Lahore, November 22, 2017 (PPI-OT):Prof Abdus Salam, the Nobel laureate and Old Ravian, breathed his last 21 years ago at on Thursday November 21, 1996 after a protracted illness. With his sad demise, not only Pakistan but also the entire third world lost a great scientist and humble human being. A seminar was organized on Tuesday at his alma mater, Government College University (GCU) Lahore, to pay glowing tributes to Prof Salam for his contributions in the fields of Mathematics and Physics, and the role, he played, for development of science in Pakistan.

Speaking on the occasion, Vice Chancellor Prof Dr Hassan Amir Shah proudly shared that GCU housed the original Noble Prize Certificate of Dr Abdus Salam, saying that “it was our most cherished possession to-date.” He said it was remarkable how the Italian had owned Prof Salam and honoured him. International Centre for Theoretical Physics (ICTP) Italy had preserved all his documents, awards, shields, souvenirs and his personal collection of books including his Hukka etc. in a separate room called Salam Room in the library of the Centre.

Talking about his love for Pakistan, the VC said that Prof Salam never accepted any other nationality despite offers. The Vice Chancellor also talked about his personal interactions with Salam, saying he was a very hardworking throughout his life. Punjab University former vice-chancellor Prof Dr Mujahid Kamran shed light on the academic achievements of Prof Salam and his interest in literature.

In his keynote address, Dr G. Murtaza, Professor Salam Chair, GCU, said the story of Prof Salam, a village boy from Jhang, inspired all the young people with the idea that wherever they might come from in the world, they too could make careers in science or indeed in any other profession at present dominated by the rich countries. He said Prof Salam’s achievements were not confined to the Nobel Prize.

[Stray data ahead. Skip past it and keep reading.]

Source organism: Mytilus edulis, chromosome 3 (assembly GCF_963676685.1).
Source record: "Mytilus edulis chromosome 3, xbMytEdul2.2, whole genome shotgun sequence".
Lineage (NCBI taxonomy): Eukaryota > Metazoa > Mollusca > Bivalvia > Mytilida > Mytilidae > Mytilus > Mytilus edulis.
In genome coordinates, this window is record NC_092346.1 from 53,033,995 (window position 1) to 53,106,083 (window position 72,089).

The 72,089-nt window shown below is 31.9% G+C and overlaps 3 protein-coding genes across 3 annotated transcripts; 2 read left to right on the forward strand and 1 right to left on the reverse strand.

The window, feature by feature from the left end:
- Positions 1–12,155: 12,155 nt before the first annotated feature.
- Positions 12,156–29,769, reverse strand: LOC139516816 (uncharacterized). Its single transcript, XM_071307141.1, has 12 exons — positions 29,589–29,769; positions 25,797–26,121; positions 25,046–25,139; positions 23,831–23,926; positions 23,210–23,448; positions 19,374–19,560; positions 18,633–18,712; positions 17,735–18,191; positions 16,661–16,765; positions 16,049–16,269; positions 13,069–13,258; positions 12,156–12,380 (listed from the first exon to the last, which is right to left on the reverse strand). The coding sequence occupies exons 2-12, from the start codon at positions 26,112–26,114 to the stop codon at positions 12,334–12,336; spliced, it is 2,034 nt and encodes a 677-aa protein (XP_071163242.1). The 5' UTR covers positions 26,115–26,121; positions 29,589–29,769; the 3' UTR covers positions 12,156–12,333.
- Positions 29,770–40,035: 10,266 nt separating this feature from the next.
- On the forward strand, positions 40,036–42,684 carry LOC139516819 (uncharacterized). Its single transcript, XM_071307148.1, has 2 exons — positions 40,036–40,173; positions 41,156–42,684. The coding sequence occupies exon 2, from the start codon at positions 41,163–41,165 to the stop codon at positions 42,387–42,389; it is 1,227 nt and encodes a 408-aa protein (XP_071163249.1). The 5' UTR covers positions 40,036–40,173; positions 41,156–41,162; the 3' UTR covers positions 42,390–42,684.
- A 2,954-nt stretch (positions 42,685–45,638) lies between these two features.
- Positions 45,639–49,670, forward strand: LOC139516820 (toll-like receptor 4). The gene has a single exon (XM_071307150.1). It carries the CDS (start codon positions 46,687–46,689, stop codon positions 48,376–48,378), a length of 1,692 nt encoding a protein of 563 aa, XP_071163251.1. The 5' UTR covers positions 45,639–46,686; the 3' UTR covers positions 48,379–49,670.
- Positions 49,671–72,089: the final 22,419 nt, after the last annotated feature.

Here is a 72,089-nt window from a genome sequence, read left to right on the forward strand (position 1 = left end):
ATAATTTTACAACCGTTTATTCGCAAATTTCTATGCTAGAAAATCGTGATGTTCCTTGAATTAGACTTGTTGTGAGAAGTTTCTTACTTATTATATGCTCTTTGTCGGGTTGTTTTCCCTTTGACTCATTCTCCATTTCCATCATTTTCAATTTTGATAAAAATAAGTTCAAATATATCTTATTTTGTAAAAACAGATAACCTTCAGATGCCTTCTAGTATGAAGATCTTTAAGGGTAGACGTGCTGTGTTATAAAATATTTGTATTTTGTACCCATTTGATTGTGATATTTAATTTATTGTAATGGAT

He added Salam became a fellow of more than 30 academies/societies of the world and was awarded honorary doctorate by more than 40 universities across the globe. He died on 21 November 1996 at the age of 70 in Oxford, England. His body was brought to Pakistan and is buried in Chenab Nagar where his parents and wife lay to rest. Dr Ghulam Murtaza, who was also taught by Dr Salam himself at the Imperial College London, also touched the humble upbringing, strong character and virtues of the great scientist.

Prof Amer Iqbal from Abdus Salam School paid tributes to Prof Salam by telling the participants about his electro-weak theory and its modern implications. He said scientific work of Salam was one of the great achievements of the 20th century and was regarded an important step towards ultimate unity of all forces in nature. Prof Dr Asghar Qadir also spoke about Prof Salam’s work and significance of his work for contemporary physics.

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